Social work support

What is a specialist palliative care social worker?

Specialist Palliative Care Social Workers at St Richard’s Hospice specialise in working with adults living with a serious progressive illness and their families. 

Our team of Specialist Palliative Care Social Workers are experienced in helping people deal with the impact of what is happening to them.  We recognise when people are struggling and need support to help sort out any needs or difficulties arising from their particular situation.

Our social work team offer patients choice on how to access support either face-to-face, over the phone or by video call.

What do specialist palliative care social workers do?

We are experienced in working across health and social care and work in partnership with the people we support, working alongside other professionals, organisations and services.  

We work with people with a diverse range of needs arising from their age, disability, ethnicity, sexual orientation, social status, religious and/or cultural circumstances.

This support can include:

  • Providing emotional and social support for the patient and/or their family (including children) to support them in adjusting to their situation. This can include planning on how to talk to children about the illness and future plans.
  • Providing practical support, information, advice and signposting to other services (both within and outside to the hospice). This can include support in accessing appropriate care, in the home or elsewhere, whether this is self-funded, via social care or continuing healthcare funding.
  • Providing advocacy for people to help them make the decisions that they want and get the support they need. Also supporting patients and families with challenging situations that they may face. This can include planning for a time when patients may find decision making harder and ensuring patients remain safe within their home or care setting.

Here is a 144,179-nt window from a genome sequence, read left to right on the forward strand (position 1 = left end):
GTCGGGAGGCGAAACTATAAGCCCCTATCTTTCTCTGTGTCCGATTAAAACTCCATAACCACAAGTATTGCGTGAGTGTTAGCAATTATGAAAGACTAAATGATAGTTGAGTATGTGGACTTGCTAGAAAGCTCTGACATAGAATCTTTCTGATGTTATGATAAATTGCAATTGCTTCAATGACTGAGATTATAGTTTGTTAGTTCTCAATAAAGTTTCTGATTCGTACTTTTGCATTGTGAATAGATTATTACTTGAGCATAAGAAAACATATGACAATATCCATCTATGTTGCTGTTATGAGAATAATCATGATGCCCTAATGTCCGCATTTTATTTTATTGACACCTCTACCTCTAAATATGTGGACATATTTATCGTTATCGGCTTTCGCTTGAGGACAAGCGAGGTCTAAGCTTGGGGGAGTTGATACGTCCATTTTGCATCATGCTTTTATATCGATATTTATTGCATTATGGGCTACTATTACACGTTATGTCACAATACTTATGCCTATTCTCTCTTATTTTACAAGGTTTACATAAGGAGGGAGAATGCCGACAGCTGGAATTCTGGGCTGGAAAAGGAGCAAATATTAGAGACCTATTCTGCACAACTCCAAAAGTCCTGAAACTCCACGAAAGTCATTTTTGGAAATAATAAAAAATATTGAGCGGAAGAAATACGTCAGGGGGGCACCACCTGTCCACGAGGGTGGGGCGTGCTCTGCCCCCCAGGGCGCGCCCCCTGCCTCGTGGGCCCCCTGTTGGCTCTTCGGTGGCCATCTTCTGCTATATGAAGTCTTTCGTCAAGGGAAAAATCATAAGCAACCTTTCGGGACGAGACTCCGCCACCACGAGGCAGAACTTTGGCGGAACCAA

• Using relevant legislation to protect the rights and dignity of patients and their families. 

How can this help me?

  • Support can be provided at a time and location to suit the patient and family, either by phone, virtually, at the hospice, or at school (or a suitable alternative venue as agreed by all parties).  
  • Support can be a one-off conversation or on-going regular contact, depending on the patient’s / family’s needs.
  • Our close working relationships within the hospice enable easy access to other support such as counselling, citizen’s advice, community volunteers, complementary therapies etc. Close working relationships with external agencies enable us to signpost and refer on when we agree this with you to services. 
Jen smiles holding her memory box. The box is decorated with lettering which reads Memories of Dad.
Citizens Advice Adviser Safia sits and chats to a person across a low coffee table. A large book is open on the table, next to a decorative vase. Safia is wearing a grey cardigan and purple top. The other person has their back to the camera. They are wearing a black top and have shoulder-length blonde hair.
Members of the hospice's Men's Space group sit in a circle in a large room at the hospice watching musician Vo Fletcher sing and play the guitar.
spiritual support (1)